Northern Ireland manager Kenny Shiels admits the team’s rapid progress has “created a monster” and it will take another decade for the nation to reach the highest levels of women’s football.
The country’s debut in a major tournament saw them outclassed by Norway in a 4–1 loss at St Mary’s Stadium.
After conceding two goals in the first 10 minutes, Northern Ireland trailed 3-0 at half-time, although defender Julie Nelson, Northern Ireland’s most capped player, gave the competition’s lowest-ranked nation something to celebrate shortly after the break.
“The score was hard to take, I thought we deserved better than that, but we’ve been on this show for three years and it will take 10 years to get us into the top 20 in Europe,” Shiels told the BBC.
“We have created a monster because we have grown too fast and we are playing against teams of this type. It’s hard.
“If we can continue to progress, then we can do it a little bit faster. We have to be realistic and understand that this is an emerging game in Northern Ireland.”
A difficult night for Northern Ireland was compounded by an injury to striker Simone Magill, who only completed her move from Everton to Aston Villa on Wednesday.
The 27-year-old was helped off the pitch in tears in the 79th minute and Shiels is not optimistic about her prognosis.
“We are worried about that more than anything,” he said.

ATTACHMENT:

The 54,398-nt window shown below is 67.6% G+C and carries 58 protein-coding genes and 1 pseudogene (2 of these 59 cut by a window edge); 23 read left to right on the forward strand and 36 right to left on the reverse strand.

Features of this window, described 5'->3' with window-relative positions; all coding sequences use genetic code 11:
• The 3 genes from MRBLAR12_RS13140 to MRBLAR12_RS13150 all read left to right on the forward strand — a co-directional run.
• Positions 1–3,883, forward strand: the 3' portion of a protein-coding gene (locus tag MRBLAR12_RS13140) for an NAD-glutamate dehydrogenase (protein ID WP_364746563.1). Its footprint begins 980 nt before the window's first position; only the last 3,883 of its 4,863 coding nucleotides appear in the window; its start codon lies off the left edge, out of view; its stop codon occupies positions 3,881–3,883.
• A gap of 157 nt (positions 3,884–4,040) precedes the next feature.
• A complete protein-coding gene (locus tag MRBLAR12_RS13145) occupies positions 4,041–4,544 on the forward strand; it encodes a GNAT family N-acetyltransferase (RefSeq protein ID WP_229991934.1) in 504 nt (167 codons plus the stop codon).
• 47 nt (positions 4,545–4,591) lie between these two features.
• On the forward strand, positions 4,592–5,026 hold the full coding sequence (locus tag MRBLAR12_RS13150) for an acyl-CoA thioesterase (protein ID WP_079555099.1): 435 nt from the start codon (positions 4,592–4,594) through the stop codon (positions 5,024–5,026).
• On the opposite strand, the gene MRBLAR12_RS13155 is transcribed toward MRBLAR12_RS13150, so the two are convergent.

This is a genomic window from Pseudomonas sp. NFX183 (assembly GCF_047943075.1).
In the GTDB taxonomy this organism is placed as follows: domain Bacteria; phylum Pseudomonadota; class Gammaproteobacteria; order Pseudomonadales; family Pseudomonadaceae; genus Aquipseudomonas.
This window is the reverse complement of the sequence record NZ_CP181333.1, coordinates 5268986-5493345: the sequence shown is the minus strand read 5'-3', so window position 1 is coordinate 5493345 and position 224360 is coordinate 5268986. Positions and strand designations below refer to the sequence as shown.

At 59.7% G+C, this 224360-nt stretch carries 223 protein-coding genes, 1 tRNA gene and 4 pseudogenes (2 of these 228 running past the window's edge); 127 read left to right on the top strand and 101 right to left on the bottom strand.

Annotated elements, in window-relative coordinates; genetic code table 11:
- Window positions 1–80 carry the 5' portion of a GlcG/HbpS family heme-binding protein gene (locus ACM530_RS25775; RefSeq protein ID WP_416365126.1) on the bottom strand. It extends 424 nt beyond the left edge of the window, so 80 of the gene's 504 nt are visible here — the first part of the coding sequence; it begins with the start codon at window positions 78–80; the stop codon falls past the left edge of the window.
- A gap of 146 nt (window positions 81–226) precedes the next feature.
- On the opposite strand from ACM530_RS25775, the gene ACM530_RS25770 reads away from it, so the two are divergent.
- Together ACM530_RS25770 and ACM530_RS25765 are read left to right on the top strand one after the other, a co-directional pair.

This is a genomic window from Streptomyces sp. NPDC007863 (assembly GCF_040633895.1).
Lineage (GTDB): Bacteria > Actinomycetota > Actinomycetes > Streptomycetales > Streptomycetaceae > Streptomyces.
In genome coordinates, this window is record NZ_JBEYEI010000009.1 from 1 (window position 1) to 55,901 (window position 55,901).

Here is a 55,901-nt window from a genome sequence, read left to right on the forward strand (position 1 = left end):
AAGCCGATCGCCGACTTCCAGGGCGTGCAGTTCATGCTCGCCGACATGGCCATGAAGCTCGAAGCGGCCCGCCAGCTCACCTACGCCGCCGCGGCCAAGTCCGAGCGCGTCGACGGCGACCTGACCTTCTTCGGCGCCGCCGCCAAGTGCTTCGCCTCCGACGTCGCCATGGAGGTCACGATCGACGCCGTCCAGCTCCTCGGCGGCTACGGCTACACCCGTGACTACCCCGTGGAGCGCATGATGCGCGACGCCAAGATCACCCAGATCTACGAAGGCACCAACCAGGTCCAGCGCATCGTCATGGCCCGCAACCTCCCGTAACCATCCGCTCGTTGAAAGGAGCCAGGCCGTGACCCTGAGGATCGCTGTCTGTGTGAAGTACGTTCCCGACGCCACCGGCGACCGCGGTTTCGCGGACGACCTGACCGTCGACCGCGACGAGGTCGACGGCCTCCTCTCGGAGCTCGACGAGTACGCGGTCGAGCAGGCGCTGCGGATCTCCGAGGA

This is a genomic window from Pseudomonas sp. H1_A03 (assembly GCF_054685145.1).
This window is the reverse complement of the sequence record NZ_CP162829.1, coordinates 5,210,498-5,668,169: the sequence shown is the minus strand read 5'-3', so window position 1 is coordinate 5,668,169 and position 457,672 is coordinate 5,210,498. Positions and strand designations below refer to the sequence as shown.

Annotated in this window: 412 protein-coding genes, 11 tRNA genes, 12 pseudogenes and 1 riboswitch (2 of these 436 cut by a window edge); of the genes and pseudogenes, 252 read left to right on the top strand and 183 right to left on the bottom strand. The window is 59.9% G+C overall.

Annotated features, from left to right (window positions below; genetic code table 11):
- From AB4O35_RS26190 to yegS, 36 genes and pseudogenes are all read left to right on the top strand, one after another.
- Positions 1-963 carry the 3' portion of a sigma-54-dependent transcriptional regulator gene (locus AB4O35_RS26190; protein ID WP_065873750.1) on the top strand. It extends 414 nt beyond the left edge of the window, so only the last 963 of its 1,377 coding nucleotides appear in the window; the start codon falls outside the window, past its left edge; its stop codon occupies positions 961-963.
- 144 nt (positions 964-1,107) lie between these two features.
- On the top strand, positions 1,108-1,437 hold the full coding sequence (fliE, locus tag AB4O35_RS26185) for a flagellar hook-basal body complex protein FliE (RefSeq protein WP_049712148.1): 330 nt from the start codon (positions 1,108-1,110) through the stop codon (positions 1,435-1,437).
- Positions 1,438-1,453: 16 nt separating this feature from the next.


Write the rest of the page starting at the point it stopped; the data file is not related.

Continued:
It’s your knee. I’m a football coach, not a doctor, but I don’t think the signs are good.”
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When your country calls…
Real Sociedad striker Amaiur Sarriegi received an unexpected call-up when Alexia Putellas was ruled out of the Spain squad with a knee injury.
The 21-year-old had been in the initial training squad of 28 but did not make the final cut, so he went on vacation.
But when she was contacted and asked to immediately fly to England, she left everything on her break at a theme park near Barcelona.
“When we called her, she left everything, she wasn’t at home,” said coach Jorge Vilda.
Denmark seeks to improve
Pernille Harder hopes her Denmark team’s bond and “tactical knowledge” can boost their fortunes at Euro 2022 as they prepare for their Group B opener against Germany on Friday.
Harder will lead her team as captain of Denmark at the Brentford Community
Stadium as they intend to improve, having been runners-up in 2017.
“There are so many good teams playing in this European Championship, and Germany and Spain are two of the best, maybe two of the favourites,” Harder told uefa.com.
“We know that on paper we may not be as good as them, but what we have, the team bond and the tactical knowledge, maybe it can help us a lot.”
England can inspire – Kirby
England striker Fran Kirby hopes the Lionesses can inspire the next generation.
The hosts opened Euro 2022 with a victory in front of a record attendance of 68,871 in Manchester.
“I think our priority is to win the tournament and also to show the boys and girls that these things can be achieved, playing in front of 70,000 people at Old Trafford,” he said.
“When I was a child, I never imagined that this was possible. I think anything that helps grow the game in this country and around the world is a positive thing, regardless of whether we win or not.”
Until next time
Spain v Finland (Group B: 5:00 p.m., MK Stadium)
Germany v Denmark (Group B: 8:00 p.m., Brentford Community Stadium)